To give thy wife occasion to enlarge
Thy silly head! For here walk Cuff and Kick,
With brawny back and legs and potent prick,
Who more substantially will cure thy wife,
And on her half-dead womb bestow new life.
From these the waters got the reputation
Of good assistants unto generation.
Some warlike men were now got into th' throng,
With hair tied back, singing a bawdy song.
Not much afraid, I got a nearer view,
And 'twas my chance to know the dreadful crew.
They were cadets, that seldom can appear:
Damned to the stint of thirty pounds a year.
With hawk on fist, or greyhound led in hand,
The dogs and footboys sometimes they command.
But now, having trimmed a cast-off spavined horse,
With three hard-pinched-for guineas in their purse,
Two rusty pistols, scarf about the ****,
Coat lined with red, they here presume to swell:
This goes for captain, that for colonel.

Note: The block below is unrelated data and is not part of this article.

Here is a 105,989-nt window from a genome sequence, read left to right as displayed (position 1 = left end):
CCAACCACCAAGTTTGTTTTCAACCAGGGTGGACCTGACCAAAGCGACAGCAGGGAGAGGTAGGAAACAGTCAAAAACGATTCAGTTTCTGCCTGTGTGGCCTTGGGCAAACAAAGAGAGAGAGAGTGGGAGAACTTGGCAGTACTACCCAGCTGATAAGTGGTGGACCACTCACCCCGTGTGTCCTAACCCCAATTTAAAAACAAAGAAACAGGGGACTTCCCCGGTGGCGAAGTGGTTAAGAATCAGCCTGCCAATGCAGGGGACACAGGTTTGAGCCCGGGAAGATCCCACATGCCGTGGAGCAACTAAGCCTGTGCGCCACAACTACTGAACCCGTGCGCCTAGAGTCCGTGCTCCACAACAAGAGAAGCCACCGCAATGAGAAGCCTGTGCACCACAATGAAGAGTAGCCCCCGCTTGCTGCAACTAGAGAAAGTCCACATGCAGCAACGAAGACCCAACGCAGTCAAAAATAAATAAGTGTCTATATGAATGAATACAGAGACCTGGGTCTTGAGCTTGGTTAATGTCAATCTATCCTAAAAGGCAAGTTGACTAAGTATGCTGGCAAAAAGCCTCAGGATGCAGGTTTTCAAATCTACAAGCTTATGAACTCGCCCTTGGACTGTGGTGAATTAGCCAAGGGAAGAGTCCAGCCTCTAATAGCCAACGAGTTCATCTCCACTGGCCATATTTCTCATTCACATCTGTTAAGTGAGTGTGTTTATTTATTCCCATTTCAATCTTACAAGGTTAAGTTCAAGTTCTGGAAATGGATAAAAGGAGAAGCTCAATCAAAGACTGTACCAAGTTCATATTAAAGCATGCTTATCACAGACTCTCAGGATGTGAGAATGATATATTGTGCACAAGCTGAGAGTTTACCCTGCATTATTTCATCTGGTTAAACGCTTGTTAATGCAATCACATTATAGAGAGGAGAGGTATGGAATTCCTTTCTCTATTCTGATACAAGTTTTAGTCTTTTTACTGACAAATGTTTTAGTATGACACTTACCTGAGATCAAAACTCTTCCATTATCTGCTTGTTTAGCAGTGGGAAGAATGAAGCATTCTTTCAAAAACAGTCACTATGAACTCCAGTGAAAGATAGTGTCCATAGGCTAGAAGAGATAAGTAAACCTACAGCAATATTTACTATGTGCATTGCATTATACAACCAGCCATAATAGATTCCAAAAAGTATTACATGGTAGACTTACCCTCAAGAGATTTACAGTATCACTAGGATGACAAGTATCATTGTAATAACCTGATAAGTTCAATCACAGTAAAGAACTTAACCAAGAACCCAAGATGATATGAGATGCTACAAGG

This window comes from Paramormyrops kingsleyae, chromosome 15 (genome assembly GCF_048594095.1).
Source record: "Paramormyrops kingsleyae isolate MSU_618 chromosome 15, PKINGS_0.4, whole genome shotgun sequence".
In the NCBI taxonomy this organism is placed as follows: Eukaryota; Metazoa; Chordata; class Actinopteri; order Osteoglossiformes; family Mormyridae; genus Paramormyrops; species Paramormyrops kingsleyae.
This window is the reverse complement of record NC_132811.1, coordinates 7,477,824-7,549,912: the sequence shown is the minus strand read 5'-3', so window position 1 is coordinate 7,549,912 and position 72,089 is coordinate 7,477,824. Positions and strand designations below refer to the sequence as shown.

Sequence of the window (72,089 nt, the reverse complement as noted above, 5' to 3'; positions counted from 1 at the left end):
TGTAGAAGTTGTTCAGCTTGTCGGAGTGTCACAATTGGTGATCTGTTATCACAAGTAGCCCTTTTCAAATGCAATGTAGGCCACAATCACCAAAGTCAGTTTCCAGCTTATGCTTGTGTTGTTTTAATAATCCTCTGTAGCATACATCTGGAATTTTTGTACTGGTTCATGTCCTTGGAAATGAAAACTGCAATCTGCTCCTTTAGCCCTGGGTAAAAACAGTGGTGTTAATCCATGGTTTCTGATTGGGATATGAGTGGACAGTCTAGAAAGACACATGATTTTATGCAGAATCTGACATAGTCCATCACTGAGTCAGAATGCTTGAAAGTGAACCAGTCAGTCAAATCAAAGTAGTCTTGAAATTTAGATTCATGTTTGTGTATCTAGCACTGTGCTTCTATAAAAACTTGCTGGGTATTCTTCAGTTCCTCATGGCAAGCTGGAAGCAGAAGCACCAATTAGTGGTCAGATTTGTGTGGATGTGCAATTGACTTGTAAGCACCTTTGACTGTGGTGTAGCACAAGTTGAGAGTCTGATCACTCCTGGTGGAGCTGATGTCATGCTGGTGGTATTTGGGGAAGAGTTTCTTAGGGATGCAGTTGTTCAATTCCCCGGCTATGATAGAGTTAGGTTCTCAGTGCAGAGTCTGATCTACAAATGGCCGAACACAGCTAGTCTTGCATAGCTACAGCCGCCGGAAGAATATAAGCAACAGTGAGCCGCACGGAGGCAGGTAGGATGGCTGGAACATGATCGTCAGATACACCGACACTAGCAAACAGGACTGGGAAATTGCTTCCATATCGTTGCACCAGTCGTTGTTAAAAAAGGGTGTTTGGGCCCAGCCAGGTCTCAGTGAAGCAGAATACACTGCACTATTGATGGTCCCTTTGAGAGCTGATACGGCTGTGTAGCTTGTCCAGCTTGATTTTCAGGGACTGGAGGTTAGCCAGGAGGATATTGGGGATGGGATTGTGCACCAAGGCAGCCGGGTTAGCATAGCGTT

So the Bear Garden ape, on his steed mounted,
No longer is a jackanapes accounted,
But is, by virtue of his trumpery, then
Called by the name of "the young gentleman.
Bless me! thought I, what thing is man, that thus
In all his shapes, he is ridiculous?
Ourselves with noise of reason we do please
In vain: humanity's our worst disease.
Thrice happy beasts are, who, because they be
Of reason void, and so of foppery.
Faith, I was so ashamed that with remorse
I used the insolence to mount my horse;
For he, doing only things fit for his nature,
Did seem to me by much the wiser creature.
Robert Burns |
EXPECT na, sir, in this narration,
A fleechin, fleth’rin Dedication,
To roose you up, an’ ca’ you guid,